An increasing number of leading Japanese academic institutions are now joining this growing list of high profile financial, commercial and industrial organizations in appointing LRQA to verify their greenhouse gas emissions as they seek to comply with the Tokyo-ETS.
Among the universities turning to LRQA in response to the requirements of the scheme are Aoyama Gakuen; Shibaura Industrial University; Hosei University, and Tokyo University of Agriculture and Technology.
Commenting on the confidence shown by these institutions, Simon Batters, Vice President, LRQA Japan and Korea, said; “LRQA is already leading the field for ETS verification among some of the Japan’s major financial, commercial and industrial brands – many of them world market leaders. The fact that Japan’s academic institutions, including respected universities, are now following suit is testimony to LRQA’s standing and reputation in the community as a respected, professional, organization.”
Within months of Tokyo-ETS being launched, a growing list of high profile organizations have appointed, or are in the process of appointing, LRQA for its verification services. In addition to organizations such as Bank of Japan and Suntory Holdings Ltd they include:
- Panasonic Electric Works Co., Ltd. - The world's largest consumer-electronics manufacturer. With 384,586 employees, Panasonic was ranked in the world in 2009 by the Forbes Global 2000.
- NTT DoCoMo Inc. - Japan's largest mobile-phone operator, with 125 subsidiaries, 25 related companies and a total of 57,000 contracted employees.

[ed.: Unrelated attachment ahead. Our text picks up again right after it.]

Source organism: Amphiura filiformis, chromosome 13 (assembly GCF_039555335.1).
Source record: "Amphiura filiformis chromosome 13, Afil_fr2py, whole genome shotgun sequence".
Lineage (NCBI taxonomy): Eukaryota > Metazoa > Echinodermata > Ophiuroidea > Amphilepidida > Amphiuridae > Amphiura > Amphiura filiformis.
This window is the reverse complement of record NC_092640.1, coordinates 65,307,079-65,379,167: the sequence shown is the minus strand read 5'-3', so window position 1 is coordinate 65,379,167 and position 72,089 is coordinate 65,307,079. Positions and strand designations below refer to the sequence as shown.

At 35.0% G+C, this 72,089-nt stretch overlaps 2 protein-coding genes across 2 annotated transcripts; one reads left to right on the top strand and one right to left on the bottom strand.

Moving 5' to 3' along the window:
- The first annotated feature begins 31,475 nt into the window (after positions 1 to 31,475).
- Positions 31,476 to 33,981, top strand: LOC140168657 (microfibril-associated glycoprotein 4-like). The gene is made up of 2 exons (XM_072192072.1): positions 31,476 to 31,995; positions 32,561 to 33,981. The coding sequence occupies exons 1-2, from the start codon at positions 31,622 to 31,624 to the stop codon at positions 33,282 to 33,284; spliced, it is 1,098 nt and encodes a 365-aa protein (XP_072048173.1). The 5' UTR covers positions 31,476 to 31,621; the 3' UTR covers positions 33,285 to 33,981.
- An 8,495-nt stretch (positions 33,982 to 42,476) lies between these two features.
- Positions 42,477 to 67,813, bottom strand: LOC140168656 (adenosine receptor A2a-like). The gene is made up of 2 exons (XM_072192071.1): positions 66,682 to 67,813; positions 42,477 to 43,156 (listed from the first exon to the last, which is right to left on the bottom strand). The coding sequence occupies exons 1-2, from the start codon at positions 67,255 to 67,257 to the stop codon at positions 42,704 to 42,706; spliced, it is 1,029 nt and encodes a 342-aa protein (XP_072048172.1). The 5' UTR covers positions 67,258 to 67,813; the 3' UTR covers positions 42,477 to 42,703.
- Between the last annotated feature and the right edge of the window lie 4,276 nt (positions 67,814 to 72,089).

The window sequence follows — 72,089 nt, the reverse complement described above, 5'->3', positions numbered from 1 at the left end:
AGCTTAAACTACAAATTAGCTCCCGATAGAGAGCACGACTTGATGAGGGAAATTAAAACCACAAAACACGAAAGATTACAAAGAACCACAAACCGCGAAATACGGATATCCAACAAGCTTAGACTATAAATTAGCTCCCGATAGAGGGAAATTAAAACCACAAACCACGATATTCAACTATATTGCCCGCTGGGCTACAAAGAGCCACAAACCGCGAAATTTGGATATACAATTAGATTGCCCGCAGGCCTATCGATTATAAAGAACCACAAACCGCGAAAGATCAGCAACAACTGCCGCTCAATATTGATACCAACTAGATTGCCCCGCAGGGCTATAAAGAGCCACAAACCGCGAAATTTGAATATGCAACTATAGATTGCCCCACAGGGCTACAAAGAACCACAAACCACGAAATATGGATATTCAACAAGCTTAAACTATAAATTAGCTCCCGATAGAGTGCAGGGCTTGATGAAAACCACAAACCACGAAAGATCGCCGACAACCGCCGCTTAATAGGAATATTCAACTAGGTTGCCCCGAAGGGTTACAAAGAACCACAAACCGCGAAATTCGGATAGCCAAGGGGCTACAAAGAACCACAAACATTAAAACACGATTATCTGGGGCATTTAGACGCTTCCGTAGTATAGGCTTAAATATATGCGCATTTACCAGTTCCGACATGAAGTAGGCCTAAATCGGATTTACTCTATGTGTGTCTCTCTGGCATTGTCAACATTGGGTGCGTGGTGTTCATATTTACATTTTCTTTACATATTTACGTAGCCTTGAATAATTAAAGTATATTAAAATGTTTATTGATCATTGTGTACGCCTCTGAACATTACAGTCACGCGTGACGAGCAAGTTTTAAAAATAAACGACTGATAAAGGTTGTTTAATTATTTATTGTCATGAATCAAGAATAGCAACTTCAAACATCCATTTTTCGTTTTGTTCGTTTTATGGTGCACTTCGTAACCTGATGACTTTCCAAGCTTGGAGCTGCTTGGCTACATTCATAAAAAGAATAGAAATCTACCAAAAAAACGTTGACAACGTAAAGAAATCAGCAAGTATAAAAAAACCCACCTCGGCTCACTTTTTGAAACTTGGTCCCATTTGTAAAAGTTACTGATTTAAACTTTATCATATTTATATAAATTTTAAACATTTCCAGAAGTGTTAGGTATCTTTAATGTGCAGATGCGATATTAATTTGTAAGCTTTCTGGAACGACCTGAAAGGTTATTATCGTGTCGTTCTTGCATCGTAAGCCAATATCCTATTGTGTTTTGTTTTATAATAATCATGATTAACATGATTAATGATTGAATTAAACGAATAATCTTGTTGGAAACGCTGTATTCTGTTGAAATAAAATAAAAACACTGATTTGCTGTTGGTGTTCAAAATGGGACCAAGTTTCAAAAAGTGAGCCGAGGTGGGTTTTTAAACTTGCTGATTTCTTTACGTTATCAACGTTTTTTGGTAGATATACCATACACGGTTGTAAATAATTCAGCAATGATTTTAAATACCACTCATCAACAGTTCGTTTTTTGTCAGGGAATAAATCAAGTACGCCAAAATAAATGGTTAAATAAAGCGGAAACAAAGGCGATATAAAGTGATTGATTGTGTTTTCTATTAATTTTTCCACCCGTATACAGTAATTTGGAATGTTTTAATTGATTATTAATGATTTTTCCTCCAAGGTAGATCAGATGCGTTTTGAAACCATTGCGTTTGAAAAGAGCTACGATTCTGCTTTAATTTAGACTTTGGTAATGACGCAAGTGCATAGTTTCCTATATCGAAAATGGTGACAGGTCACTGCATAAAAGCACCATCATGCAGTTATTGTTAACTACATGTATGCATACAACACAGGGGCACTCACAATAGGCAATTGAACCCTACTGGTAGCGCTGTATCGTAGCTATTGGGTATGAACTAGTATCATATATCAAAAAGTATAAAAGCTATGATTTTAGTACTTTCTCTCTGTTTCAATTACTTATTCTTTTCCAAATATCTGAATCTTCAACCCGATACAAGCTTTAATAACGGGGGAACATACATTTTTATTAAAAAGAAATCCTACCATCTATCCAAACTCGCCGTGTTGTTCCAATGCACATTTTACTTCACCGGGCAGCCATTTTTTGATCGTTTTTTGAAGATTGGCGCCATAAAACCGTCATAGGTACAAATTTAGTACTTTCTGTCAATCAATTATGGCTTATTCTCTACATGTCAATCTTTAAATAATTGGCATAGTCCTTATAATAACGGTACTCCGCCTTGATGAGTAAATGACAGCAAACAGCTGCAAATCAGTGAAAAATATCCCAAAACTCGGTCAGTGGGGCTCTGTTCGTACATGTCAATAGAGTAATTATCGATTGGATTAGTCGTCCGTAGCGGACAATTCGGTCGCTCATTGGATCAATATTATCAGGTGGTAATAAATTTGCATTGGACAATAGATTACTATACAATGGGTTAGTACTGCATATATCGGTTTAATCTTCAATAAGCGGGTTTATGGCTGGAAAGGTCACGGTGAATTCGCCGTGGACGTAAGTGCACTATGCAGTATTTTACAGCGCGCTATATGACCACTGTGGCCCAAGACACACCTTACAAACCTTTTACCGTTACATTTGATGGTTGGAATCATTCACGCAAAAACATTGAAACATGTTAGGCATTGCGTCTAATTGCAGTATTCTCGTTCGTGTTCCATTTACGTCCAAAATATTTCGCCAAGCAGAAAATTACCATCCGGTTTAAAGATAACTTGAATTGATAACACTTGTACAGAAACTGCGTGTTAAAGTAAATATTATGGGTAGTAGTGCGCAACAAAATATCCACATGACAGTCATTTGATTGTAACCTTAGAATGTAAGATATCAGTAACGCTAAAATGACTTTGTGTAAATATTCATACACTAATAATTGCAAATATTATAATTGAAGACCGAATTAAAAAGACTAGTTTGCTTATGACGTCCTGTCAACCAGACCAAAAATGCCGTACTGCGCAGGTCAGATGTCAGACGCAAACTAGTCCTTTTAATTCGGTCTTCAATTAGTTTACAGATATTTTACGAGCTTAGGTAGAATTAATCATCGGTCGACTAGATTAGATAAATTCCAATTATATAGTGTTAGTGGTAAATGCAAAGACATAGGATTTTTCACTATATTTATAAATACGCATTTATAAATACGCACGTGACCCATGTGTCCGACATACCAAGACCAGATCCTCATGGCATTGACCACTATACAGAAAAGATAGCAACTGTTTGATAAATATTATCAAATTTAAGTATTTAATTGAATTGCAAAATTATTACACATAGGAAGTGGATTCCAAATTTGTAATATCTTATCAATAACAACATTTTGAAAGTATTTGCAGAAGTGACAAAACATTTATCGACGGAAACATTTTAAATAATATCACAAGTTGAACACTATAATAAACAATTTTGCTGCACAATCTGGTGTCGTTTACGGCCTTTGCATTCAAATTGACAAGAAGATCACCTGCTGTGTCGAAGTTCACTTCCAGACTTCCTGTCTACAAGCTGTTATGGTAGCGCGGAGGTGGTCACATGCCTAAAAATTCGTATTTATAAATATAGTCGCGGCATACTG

- Japan Tobacco Inc. - The country’s leading cigarette manufacturer, and the world's third-largest publicly traded cigarette producer.
- All Nippon Airways (ANA) - Japan’s leading airline, and Asia’s second biggest carrier.
Simon Batters, Vice President, LRQA Japan and Korea, said; “We are delighted that, within just months of the scheme being introduced, so many leading Japanese brands across the spectrum of air transport, banking, electronics and food manufacturing have put their faith in us to help them to comply. This is not only a major achievement in itself, but will be of enormous importance as we continue to create and build important new strategic relationships with major Japanese companies.”
LRQA JAPAN AND ETS VERIFICATION
LRQA Japan is poised to become one of the first verification bodies to achieve full certification for all seven categories of the Tokyo-ETS scheme, including as a. Top Level Verification body.
Under its agreement with its academic, financial, commercial and industrial clients, LRQA will help the organizations conform to the requirements of the Tokyo-ETS by verifying that their reported greenhouse gas emissions are accurate.
The verification process will also enable clients to:
- publicly demonstrate their compliance with the scheme;
- establish the integrity of systems and processes that generate emissions data;
- identify any deficiencies against the scheme’s requirements;
- identify opportunities for improvement in the accuracy and completeness of data.
LRQA’s ETS verification opinion statement can also be submitted to the relevant authorities, allowing clients to register their verified emissions and trade surplus amounts.
For further information on ETS verification services offered by LRQA Japan and Korea, please contact LRQA-Japanfirstname.lastname@example.org.